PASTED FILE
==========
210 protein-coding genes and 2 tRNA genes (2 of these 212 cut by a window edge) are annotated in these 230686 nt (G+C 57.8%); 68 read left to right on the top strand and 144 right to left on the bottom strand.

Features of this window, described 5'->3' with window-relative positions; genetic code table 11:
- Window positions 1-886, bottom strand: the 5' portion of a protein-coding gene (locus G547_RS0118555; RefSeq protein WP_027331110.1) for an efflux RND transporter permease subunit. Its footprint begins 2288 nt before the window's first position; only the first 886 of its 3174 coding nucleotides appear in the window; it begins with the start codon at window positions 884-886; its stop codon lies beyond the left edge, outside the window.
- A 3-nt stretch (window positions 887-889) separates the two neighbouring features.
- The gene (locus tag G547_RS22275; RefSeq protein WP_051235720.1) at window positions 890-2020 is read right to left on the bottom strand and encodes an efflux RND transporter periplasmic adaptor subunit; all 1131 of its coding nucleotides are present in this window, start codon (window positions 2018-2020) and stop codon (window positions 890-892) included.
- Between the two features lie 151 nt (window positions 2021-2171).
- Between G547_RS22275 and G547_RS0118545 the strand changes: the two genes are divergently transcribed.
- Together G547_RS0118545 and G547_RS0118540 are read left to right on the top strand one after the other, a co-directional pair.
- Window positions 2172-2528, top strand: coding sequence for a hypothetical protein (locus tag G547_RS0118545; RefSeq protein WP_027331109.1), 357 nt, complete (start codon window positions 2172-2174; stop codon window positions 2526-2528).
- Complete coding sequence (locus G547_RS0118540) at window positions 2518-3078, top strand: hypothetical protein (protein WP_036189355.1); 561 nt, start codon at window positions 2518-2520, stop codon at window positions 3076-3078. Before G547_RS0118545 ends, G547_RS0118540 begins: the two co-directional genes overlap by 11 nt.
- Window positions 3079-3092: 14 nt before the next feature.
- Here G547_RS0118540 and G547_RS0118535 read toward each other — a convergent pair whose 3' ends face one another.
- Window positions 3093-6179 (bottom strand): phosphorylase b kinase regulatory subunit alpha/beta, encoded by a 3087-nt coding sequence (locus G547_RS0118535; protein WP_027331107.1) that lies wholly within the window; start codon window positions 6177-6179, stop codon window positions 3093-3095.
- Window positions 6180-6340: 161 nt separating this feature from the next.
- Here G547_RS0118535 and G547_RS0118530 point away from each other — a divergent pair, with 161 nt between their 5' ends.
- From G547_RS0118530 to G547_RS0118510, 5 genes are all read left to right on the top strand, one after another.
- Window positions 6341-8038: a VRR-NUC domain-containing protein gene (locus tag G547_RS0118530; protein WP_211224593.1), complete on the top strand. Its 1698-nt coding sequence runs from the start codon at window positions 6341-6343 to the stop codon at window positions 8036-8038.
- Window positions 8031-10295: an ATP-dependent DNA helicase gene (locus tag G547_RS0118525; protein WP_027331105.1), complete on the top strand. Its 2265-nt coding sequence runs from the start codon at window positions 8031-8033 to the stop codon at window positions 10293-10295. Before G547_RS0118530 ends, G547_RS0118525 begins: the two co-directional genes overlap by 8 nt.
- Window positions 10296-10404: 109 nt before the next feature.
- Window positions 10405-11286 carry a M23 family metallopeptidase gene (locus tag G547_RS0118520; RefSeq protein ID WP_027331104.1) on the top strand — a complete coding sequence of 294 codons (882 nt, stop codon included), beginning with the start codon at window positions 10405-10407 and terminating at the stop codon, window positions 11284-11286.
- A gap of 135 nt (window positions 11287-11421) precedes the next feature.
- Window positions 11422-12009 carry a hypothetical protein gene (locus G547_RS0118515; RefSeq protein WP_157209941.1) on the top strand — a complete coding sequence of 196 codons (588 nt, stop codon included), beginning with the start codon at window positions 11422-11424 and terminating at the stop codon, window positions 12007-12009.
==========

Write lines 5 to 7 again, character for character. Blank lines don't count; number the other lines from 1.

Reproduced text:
- The gene (locus tag G547_RS22275; RefSeq protein WP_051235720.1) at window positions 890-2020 is read right to left on the bottom strand and encodes an efflux RND transporter periplasmic adaptor subunit; all 1131 of its coding nucleotides are present in this window, start codon (window positions 2018-2020) and stop codon (window positions 890-892) included.
- Between the two features lie 151 nt (window positions 2021-2171).
- Between G547_RS22275 and G547_RS0118545 the strand changes: the two genes are divergently transcribed.